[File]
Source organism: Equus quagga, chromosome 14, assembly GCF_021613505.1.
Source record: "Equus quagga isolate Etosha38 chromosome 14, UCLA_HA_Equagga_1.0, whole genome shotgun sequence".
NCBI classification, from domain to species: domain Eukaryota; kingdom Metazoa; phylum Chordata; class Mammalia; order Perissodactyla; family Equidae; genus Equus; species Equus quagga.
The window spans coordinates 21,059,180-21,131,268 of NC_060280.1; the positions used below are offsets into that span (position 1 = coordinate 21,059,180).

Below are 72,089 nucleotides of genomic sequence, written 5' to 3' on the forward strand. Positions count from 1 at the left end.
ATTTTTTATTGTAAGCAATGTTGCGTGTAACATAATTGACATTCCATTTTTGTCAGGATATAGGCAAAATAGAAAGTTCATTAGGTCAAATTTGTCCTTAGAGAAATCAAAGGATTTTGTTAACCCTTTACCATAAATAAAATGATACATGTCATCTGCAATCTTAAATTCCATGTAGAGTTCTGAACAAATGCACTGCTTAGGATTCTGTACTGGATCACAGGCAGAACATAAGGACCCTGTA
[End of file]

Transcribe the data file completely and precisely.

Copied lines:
Source organism: Equus quagga, chromosome 14, assembly GCF_021613505.1.
Source record: "Equus quagga isolate Etosha38 chromosome 14, UCLA_HA_Equagga_1.0, whole genome shotgun sequence".
NCBI classification, from domain to species: domain Eukaryota; kingdom Metazoa; phylum Chordata; class Mammalia; order Perissodactyla; family Equidae; genus Equus; species Equus quagga.
The window spans coordinates 21,059,180-21,131,268 of NC_060280.1; the positions used below are offsets into that span (position 1 = coordinate 21,059,180).

Below are 72,089 nucleotides of genomic sequence, written 5' to 3' on the forward strand. Positions count from 1 at the left end.
ATTTTTTATTGTAAGCAATGTTGCGTGTAACATAATTGACATTCCATTTTTGTCAGGATATAGGCAAAATAGAAAGTTCATTAGGTCAAATTTGTCCTTAGAGAAATCAAAGGATTTTGTTAACCCTTTACCATAAATAAAATGATACATGTCATCTGCAATCTTAAATTCCATGTAGAGTTCTGAACAAATGCACTGCTTAGGATTCTGTACTGGATCACAGGCAGAACATAAGGACCCTGTA